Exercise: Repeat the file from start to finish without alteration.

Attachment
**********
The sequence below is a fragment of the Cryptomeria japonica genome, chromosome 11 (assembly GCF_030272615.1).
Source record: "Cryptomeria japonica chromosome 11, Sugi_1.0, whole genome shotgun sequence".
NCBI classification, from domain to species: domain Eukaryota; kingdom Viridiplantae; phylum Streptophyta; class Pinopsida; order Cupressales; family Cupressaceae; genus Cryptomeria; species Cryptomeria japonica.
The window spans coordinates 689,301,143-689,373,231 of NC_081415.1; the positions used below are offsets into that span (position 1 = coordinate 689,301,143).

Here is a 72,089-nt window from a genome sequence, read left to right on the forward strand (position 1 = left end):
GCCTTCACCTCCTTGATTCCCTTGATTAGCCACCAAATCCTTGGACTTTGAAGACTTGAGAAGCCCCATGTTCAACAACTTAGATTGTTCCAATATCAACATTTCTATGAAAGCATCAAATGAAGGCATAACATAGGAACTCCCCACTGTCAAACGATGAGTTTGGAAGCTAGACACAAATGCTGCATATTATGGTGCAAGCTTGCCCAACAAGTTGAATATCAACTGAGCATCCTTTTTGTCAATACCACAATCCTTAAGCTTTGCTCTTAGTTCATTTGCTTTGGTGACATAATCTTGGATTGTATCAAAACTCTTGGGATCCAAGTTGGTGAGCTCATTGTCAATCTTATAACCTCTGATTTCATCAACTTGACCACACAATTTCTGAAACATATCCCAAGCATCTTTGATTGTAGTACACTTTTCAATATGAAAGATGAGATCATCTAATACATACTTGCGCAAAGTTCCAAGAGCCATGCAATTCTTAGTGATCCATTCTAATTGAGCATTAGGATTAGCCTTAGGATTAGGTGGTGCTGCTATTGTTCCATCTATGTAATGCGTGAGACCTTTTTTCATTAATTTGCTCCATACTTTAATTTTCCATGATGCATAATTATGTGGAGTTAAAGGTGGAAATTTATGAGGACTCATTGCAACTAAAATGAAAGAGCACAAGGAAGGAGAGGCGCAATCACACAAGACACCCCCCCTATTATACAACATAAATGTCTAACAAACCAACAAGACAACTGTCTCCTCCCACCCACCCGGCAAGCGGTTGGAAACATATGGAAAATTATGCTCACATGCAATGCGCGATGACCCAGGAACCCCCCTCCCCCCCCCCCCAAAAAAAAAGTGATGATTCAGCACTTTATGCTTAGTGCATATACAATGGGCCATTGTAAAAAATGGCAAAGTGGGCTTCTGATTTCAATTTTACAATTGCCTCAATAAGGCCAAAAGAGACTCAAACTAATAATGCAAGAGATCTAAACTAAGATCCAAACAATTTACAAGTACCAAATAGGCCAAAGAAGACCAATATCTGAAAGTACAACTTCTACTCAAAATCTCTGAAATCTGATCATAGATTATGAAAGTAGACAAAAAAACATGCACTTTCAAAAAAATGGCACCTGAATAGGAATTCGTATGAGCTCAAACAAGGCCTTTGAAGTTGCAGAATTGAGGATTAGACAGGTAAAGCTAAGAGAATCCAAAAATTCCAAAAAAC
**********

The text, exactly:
The sequence below is a fragment of the Cryptomeria japonica genome, chromosome 11 (assembly GCF_030272615.1).
Source record: "Cryptomeria japonica chromosome 11, Sugi_1.0, whole genome shotgun sequence".
NCBI classification, from domain to species: domain Eukaryota; kingdom Viridiplantae; phylum Streptophyta; class Pinopsida; order Cupressales; family Cupressaceae; genus Cryptomeria; species Cryptomeria japonica.
The window spans coordinates 689,301,143-689,373,231 of NC_081415.1; the positions used below are offsets into that span (position 1 = coordinate 689,301,143).

Here is a 72,089-nt window from a genome sequence, read left to right on the forward strand (position 1 = left end):
GCCTTCACCTCCTTGATTCCCTTGATTAGCCACCAAATCCTTGGACTTTGAAGACTTGAGAAGCCCCATGTTCAACAACTTAGATTGTTCCAATATCAACATTTCTATGAAAGCATCAAATGAAGGCATAACATAGGAACTCCCCACTGTCAAACGATGAGTTTGGAAGCTAGACACAAATGCTGCATATTATGGTGCAAGCTTGCCCAACAAGTTGAATATCAACTGAGCATCCTTTTTGTCAATACCACAATCCTTAAGCTTTGCTCTTAGTTCATTTGCTTTGGTGACATAATCTTGGATTGTATCAAAACTCTTGGGATCCAAGTTGGTGAGCTCATTGTCAATCTTATAACCTCTGATTTCATCAACTTGACCACACAATTTCTGAAACATATCCCAAGCATCTTTGATTGTAGTACACTTTTCAATATGAAAGATGAGATCATCTAATACATACTTGCGCAAAGTTCCAAGAGCCATGCAATTCTTAGTGATCCATTCTAATTGAGCATTAGGATTAGCCTTAGGATTAGGTGGTGCTGCTATTGTTCCATCTATGTAATGCGTGAGACCTTTTTTCATTAATTTGCTCCATACTTTAATTTTCCATGATGCATAATTATGTGGAGTTAAAGGTGGAAATTTATGAGGACTCATTGCAACTAAAATGAAAGAGCACAAGGAAGGAGAGGCGCAATCACACAAGACACCCCCCCTATTATACAACATAAATGTCTAACAAACCAACAAGACAACTGTCTCCTCCCACCCACCCGGCAAGCGGTTGGAAACATATGGAAAATTATGCTCACATGCAATGCGCGATGACCCAGGAACCCCCCTCCCCCCCCCCCCAAAAAAAAAGTGATGATTCAGCACTTTATGCTTAGTGCATATACAATGGGCCATTGTAAAAAATGGCAAAGTGGGCTTCTGATTTCAATTTTACAATTGCCTCAATAAGGCCAAAAGAGACTCAAACTAATAATGCAAGAGATCTAAACTAAGATCCAAACAATTTACAAGTACCAAATAGGCCAAAGAAGACCAATATCTGAAAGTACAACTTCTACTCAAAATCTCTGAAATCTGATCATAGATTATGAAAGTAGACAAAAAAACATGCACTTTCAAAAAAATGGCACCTGAATAGGAATTCGTATGAGCTCAAACAAGGCCTTTGAAGTTGCAGAATTGAGGATTAGACAGGTAAAGCTAAGAGAATCCAAAAATTCCAAAAAAC